Snow Leopard

Snow Leopard
Snow Leopard cub (7 mos old) - Cape May County Zoo

Monday, March 21, 2011

Spring=Mosquitoes=Heartworm Disease

As we get into warmer weather (ok, maybe not quite yet but it's better to not wait until we are in the thick of it), there are a few topics that we like to make sure we discuss with our clients.  

I am going to focus on Heartworm disease today because:

1) There are large pockets of people that do not have their pet on a preventative simply because they don't "see" the need.

2) Heartworm disease is very serious, fatal if untreated, but oh-so-easy to prevent!!!

3) Heartworm prevention comes with a few bonuses too.

4) The risks for the spread in my portion of the country (NE PA) have gone up in recent years and I will tell you why.

Let me start by showing you how dogs get heartworms:

This also shows that cats can be infected but they are not the preferred host. However, they are affected more severely and acutely (which I will discuss in another post).

 Here is another life cycle diagram that may simplify it a bit:
(you can click on these to enlarge and see better)

Essentially a mosquito becomes infected by biting a dog that has circulating microfiliarae (baby heartworms), bite a dog to suck blood and in the process transmits these, they migrate through tissues until they reach the heart, where they grow up! 

Now do we have heartworm here (or wherever YOU may be)?

I have seen HW here in the NE both in NJ and in PA. 

Let me address a few questions that often come up in discussion with owners. 

Number one is: "but Fluffy never goes outside except to go to the bathroom" or maybe "Fluffy never goes out at all."
Ok, I don't know about you but mosquitoes not only don't take long to bite you outside but each year I get  bit in my own home, sometimes while I'm sleeping. Though I do my best, they do get in the house in the hustle and bustle of spring/summer activities.  

Also, while it's true that the Southeast is a "hotbed" of HW (and numerous other parasites), we DO have it here and guess what? A whole lot of dogs have been brought up here by well-meaning rescue groups and individuals from guess where? The Southeast. Katrina dogs come to mind but there are many others. I see dogs from Virginia, Georgia, Arkansas,  etc all the time. These dogs are potentially acting as a reservoir for the disease. AND because a dog could test negative and still be carrying heartworms, you may be lulled into a false sense of a "it's not here" mentality.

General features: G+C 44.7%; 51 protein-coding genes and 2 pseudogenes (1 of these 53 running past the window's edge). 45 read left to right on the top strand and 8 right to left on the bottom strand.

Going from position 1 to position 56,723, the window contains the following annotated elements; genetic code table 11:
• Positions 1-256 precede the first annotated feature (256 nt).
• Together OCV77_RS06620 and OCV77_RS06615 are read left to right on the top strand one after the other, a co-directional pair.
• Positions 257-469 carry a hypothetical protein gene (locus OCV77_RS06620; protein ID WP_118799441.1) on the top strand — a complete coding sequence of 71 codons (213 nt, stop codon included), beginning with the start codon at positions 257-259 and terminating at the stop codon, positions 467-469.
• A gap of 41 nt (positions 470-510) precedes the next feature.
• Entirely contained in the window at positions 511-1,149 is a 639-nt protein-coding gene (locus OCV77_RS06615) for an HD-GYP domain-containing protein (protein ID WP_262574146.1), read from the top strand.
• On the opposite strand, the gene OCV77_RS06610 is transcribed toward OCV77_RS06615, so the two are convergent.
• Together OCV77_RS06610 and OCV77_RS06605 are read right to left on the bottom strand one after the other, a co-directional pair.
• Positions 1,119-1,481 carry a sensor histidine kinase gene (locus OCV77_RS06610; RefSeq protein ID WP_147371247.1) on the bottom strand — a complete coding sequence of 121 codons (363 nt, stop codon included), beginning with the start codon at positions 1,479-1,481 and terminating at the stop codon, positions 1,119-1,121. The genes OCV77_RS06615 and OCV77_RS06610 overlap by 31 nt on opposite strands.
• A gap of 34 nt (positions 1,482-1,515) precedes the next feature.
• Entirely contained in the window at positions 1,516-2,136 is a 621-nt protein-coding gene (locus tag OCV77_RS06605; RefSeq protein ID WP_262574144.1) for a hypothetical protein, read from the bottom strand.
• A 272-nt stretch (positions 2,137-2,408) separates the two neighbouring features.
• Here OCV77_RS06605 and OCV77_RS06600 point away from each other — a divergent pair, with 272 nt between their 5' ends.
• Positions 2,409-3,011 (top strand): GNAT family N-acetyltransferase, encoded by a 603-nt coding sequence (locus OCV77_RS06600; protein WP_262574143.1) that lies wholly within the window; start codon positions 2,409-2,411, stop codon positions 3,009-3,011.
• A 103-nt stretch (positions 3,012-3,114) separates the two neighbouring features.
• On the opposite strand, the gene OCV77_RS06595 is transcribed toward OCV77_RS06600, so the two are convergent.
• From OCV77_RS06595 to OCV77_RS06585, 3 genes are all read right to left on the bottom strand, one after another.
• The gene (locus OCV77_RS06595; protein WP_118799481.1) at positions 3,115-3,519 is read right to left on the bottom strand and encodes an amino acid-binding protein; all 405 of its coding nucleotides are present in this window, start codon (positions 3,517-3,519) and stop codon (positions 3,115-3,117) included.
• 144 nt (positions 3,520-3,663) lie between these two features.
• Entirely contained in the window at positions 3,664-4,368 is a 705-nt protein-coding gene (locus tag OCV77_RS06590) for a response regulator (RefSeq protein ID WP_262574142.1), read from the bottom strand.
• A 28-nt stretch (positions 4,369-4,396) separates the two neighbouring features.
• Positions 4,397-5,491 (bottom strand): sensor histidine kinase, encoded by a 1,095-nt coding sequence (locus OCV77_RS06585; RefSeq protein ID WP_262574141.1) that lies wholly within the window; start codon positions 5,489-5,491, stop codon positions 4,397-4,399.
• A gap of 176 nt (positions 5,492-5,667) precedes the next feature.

It takes 6 months post infection for a test to come up positive. This test, by the way, can be done in approximately 10 minutes in your vet's office and only requires a few drops of blood.

If your dog is heartworm positive and you do nothing here's what your pet can look forward to:

Nice right? As you can imagine, the heart doesn't work so well with all those worms blocking it up. Yes, eventually they go into right-sided heart failure and die a not so nice death.

It is treatable but that can be costly and why would you wait until that happens? There is potential for heart and lung inflammation and possible permanent damage but you can prevent this with a once a month, year round, medication.

AND here's another incentive - these products act as monthly dewormers too (for things like hookworms, whipworms and roundworms). This is so important in households that have small children too as they are the most likely to get infected with some of the parasites that dogs can carry (I'll discuss a serious one later this week).  You are essentially protecting your dog AND your family.  

They have some cool things under Pet Owner Resources including some videos and more info on Canine and Feline Heartworm disease.

FYI:  I saw a dog last week that was found wandering around the East Stroudsburg, PA area (taken in by a nice family) that was  heartworm (and Lyme) positive. 

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